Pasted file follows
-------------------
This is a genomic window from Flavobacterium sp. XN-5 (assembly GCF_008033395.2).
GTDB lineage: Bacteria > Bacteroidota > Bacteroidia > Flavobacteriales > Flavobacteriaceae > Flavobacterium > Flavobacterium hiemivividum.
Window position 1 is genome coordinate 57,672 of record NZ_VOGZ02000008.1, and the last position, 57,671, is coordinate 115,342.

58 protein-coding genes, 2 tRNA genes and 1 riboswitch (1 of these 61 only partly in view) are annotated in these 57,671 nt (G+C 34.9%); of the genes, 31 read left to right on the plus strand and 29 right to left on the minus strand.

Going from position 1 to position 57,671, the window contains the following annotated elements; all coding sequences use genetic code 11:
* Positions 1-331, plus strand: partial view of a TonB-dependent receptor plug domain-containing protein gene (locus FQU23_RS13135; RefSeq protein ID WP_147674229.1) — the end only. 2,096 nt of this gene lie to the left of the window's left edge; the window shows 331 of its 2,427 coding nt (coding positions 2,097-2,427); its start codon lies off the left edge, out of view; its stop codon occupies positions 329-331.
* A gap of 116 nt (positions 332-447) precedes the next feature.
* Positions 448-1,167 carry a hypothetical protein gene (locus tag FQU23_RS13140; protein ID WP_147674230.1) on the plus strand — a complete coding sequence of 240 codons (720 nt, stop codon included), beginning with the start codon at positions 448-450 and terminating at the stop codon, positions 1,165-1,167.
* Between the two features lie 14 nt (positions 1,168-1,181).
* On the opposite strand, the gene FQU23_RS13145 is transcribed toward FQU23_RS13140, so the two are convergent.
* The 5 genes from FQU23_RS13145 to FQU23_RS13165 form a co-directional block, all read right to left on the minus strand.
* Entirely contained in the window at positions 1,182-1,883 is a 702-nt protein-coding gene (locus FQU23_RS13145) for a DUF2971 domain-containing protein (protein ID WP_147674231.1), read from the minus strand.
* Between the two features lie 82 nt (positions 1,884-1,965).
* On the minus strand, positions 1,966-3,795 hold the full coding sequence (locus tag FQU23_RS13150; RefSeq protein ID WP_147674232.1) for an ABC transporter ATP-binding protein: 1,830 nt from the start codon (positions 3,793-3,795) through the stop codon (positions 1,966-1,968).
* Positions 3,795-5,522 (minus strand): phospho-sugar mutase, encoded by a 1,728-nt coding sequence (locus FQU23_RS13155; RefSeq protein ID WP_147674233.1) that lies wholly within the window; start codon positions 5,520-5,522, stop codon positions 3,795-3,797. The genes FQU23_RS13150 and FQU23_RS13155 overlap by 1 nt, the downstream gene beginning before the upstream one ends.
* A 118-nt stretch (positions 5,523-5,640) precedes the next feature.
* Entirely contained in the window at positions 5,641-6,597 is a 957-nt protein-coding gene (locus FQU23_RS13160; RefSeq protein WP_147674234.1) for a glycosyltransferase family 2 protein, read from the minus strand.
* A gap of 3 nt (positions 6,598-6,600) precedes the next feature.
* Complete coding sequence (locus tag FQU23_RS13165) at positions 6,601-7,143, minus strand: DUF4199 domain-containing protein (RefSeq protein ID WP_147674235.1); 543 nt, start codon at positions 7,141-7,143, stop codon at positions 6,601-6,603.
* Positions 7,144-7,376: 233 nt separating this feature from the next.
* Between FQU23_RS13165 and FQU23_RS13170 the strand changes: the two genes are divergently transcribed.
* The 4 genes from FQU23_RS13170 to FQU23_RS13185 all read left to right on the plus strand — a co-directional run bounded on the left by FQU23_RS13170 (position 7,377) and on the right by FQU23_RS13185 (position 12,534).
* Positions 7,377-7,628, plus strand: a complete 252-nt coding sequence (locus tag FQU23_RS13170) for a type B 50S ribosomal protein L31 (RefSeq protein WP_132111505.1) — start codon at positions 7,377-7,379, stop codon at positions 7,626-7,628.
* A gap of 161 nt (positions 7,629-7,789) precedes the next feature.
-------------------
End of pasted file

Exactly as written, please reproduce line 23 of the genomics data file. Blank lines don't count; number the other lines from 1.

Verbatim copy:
* Positions 7,377-7,628, plus strand: a complete 252-nt coding sequence (locus tag FQU23_RS13170) for a type B 50S ribosomal protein L31 (RefSeq protein WP_132111505.1) — start codon at positions 7,377-7,379, stop codon at positions 7,626-7,628.